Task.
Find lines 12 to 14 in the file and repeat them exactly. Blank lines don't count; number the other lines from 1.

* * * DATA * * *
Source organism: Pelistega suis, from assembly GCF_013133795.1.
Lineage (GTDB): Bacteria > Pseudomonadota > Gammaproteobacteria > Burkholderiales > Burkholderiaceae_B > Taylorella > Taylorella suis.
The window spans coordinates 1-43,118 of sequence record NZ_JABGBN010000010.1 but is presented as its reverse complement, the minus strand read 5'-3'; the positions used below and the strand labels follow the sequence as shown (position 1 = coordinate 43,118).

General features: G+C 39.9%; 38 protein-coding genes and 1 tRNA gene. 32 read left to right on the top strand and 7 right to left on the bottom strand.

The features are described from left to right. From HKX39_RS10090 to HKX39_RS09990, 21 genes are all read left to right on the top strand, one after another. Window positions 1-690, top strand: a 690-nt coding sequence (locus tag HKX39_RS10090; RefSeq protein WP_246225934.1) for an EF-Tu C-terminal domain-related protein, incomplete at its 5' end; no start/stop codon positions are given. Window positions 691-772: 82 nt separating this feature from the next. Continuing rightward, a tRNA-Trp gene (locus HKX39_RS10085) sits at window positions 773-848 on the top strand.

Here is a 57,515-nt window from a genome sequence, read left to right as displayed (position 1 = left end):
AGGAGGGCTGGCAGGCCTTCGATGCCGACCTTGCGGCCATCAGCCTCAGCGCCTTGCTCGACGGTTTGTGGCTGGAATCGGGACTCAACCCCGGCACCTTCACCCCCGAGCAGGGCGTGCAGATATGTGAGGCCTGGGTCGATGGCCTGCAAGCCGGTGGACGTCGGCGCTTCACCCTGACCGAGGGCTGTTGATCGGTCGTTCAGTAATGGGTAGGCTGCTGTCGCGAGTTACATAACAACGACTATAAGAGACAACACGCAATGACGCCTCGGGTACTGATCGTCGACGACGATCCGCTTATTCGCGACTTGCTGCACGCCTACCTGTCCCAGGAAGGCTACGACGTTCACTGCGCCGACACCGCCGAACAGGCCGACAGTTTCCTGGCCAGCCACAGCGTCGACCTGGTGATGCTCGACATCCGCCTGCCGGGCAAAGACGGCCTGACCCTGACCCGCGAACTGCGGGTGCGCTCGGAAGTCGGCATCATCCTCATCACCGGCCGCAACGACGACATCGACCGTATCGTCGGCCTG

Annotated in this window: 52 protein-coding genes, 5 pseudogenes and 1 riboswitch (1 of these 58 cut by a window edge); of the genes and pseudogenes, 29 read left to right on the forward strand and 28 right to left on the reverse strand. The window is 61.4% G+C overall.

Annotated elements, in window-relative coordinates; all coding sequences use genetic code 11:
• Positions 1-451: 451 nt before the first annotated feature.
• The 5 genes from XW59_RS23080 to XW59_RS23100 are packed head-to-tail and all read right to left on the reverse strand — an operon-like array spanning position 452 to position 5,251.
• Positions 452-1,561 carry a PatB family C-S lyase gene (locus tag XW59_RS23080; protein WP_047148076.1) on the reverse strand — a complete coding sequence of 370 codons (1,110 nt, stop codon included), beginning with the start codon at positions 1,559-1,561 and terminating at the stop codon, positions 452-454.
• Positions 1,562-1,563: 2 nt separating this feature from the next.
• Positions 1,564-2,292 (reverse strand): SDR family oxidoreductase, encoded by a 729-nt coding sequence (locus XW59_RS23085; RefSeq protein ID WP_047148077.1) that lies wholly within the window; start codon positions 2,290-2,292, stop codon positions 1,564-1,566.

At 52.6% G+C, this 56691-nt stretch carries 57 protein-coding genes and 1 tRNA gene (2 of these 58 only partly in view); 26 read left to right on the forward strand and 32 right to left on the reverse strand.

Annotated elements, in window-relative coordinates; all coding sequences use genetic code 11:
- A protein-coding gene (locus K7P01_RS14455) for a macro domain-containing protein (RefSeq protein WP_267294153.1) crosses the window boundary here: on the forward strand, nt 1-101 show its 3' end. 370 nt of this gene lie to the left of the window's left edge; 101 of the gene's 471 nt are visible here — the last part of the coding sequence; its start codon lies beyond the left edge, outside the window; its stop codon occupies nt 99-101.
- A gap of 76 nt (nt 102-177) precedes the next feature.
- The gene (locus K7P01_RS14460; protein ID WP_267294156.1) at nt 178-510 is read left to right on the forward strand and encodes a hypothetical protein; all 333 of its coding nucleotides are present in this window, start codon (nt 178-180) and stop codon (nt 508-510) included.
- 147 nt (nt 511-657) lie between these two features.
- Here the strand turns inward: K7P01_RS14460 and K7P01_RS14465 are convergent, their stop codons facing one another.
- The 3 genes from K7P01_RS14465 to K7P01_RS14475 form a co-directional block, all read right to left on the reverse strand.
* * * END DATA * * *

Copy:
• Positions 452-1,561 carry a PatB family C-S lyase gene (locus tag XW59_RS23080; protein WP_047148076.1) on the reverse strand — a complete coding sequence of 370 codons (1,110 nt, stop codon included), beginning with the start codon at positions 1,559-1,561 and terminating at the stop codon, positions 452-454.
• Positions 1,562-1,563: 2 nt separating this feature from the next.
• Positions 1,564-2,292 (reverse strand): SDR family oxidoreductase, encoded by a 729-nt coding sequence (locus XW59_RS23085; RefSeq protein ID WP_047148077.1) that lies wholly within the window; start codon positions 2,290-2,292, stop codon positions 1,564-1,566.